The maincrop peas are hanging in the garage to dry in their pods now, but I picked the second batch of earlies for a (very small) harvest this week.  Enough for a spoonful each--very tasty.  If you look closely in the photo above, you'll see there's also a tiny artichoke in with the peas!  I've read that you're not supposed to let artichokes flower the first year (to encourage root growth), so I picked this one and the seven year old and I ate it between us.  Kind of tasted like the cabbage I cooked it with.

Speaking of cabbage, we're eating the summer cabbages direct from the holding bed.  I'd wanted to transplant them out after the Peas/Beans bed was finished, but ended up not having enough time--the cabbages are too big to transplant now;  they could have moved a month ago, but as the peas were still going strong there was no where to put them.  I transplanted in the smaller winter cabbage seedlings instead.  Some of the summer cabbages are trying to head up, and I've been picking every other one, to give the others a chance.  It's very tender and mild cabbage, almost like lettuce.

Speaking of lettuce, I've got my lettuce patch going at last!  My pots of lettuces are tucked away on their own little table under the big patio table.  They get a bit of shade during the warmest part of the day, but get a bit of late afternoon sun.  It's really too hot on the patio during summer for lettuces, but they seem to be fine in the shade.  I'd have them in the ground (much cooler) if I thought the slugs wouldn't massacre them.

Most of these vegetables, with the exception of lettuce, just get added to casserole/stew/curry/etc.  On Monday we had roast pork and gravy, with a selection of garden vegetables, shown in the first photo, steamed lightly.  We all shared the purple carrot!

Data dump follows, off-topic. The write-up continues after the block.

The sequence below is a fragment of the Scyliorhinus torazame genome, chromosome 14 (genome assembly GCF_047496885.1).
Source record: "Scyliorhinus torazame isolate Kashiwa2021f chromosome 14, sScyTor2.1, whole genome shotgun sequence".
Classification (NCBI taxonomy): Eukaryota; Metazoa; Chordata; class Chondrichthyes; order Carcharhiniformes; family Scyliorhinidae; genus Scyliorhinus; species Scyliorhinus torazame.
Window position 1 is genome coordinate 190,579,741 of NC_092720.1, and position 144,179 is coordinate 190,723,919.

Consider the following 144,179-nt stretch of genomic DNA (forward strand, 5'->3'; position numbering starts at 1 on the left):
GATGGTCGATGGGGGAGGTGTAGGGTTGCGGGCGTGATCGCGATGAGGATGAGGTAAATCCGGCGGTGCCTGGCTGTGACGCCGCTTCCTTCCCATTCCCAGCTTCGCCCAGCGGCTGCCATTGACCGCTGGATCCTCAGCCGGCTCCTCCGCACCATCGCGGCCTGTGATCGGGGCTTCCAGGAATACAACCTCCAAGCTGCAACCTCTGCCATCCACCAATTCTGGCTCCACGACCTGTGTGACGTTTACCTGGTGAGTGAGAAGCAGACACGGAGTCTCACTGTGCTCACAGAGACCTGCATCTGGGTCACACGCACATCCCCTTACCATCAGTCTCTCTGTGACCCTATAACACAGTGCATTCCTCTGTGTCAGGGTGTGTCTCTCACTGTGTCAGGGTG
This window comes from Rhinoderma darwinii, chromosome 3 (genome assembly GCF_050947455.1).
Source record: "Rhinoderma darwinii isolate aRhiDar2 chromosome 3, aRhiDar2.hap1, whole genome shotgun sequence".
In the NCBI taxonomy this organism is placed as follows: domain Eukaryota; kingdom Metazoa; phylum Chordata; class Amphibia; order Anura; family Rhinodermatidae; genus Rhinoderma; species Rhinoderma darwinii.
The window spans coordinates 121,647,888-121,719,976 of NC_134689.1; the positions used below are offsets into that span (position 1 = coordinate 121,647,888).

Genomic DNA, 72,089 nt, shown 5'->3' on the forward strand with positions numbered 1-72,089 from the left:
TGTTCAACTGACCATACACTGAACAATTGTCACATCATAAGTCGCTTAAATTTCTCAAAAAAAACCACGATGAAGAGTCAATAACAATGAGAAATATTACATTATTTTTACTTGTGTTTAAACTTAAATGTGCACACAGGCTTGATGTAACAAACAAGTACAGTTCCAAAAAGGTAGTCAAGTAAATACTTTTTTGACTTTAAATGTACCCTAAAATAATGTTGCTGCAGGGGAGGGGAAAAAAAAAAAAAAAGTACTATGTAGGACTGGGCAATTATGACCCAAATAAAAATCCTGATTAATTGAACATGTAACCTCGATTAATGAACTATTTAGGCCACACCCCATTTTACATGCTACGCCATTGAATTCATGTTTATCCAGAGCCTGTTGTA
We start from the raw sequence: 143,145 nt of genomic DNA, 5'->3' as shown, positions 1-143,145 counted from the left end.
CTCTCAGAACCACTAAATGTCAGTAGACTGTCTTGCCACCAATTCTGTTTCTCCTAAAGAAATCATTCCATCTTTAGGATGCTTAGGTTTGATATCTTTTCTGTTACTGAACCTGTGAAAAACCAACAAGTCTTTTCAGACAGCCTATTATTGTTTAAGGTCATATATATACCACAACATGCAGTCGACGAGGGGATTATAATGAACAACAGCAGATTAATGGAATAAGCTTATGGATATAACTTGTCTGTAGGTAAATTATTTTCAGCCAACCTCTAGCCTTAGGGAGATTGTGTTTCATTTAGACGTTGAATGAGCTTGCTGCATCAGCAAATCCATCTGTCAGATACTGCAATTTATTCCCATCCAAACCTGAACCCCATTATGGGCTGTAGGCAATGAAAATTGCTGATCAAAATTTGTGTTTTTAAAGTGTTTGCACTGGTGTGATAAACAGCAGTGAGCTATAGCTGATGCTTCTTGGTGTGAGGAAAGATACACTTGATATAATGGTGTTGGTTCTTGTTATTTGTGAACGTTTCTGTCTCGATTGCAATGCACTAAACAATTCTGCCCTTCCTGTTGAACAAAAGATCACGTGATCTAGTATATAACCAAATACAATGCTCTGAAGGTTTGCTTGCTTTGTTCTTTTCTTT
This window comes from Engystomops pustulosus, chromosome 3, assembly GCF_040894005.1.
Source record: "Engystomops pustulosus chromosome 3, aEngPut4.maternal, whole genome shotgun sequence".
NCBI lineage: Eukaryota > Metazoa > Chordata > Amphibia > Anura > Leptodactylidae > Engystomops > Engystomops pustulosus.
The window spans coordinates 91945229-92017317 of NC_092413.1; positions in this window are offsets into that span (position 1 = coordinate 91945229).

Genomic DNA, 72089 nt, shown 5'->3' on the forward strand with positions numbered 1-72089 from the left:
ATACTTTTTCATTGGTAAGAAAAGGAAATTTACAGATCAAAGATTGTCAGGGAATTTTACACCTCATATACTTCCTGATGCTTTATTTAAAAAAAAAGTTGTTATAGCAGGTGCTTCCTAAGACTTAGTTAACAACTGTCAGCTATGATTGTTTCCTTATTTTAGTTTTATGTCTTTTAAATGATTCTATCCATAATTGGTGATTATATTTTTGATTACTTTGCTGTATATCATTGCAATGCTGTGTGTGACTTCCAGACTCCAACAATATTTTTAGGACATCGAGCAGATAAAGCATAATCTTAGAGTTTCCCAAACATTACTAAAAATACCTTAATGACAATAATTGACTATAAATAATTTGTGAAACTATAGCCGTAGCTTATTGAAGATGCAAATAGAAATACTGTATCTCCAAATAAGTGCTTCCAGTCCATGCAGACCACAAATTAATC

Photo of various pots growing lettuces on a patio
Lettuce patch, 2017

Saturday, July 8, 2017

Drowning in blackcurrants

Photo of a branch with ripening blackcurrants
Blackcurrants, June 2017 (does not accurately indicate the extent of the flood!)
I can't believe the blackcurrant harvest this year!  I don't have the exact date of planting for these two bushes, but I would guess about five years ago.  I bought them from a church jumble sale for £5 (I think--it was a while ago);  they were just rooted cuttings, about 12 inches tall.  They grew and grew for those five years, and I think it was two years ago we finally got our first tiny harvest.  Last year was a bit better, but no more than a few ounces total. 

This year so far it's been more than a pound of blackcurrants.  Bear in mind the size of these berries--about the same as blueberries--and I think you'll agree this is a LOT for two bushes to produce in one year:  and harvest isn't over yet. 

We've been picking them every few days for the past week, and making them into berry and banana smoothies, along with a few alpine strawberries, and raspberries and redcurrants (these two now finished).  A bit tart, but very refreshing and tasty.  There have definitely been enough for jam making, if we had been so inclined!  But a smoothie is fresh and healthy, and we're looking forward to a few more next week.

Wednesday, July 5, 2017

June 2017 garden recap

Roots

I harvest all the garlic bulbs at the beginning of June and once that spot was cleared I resowed it with beet seed, some of which have sprouted (still pretty small).  I also resowed other bare spots with more beet seed, and most of it seems to have come up. 

Earlier sown beets are growing--one or two getting big--most small.  Some onions forming little bulbs now.  Celery looking lush and leafy.

No sign of parsnips, so I hoed away the weeds in its patch and relegated it to the brassica section (right next to it) for replanting with young kale and spring broccoli.

Earliest sown carrots in planters are at about finger size now--probably as big as they'll get, given the size of the planters.

Shallots in Roots bed all have big flower heads on them.  None harvested yet.

Peas and beans

I harvested all the broad beans over the month of June, and cleared them away at the end of the month.  Their patch, and the adjoining failed parsnip patch, has been replanted with young kale and spring broccoli.

First batch of early peas was harvested and cleared away:  resown with rutabaga seed.  Lots of mange tout peas harvested in June, but not cleared away.  Maincrop peas and second batch of earlies still growing but formed plenty of pods.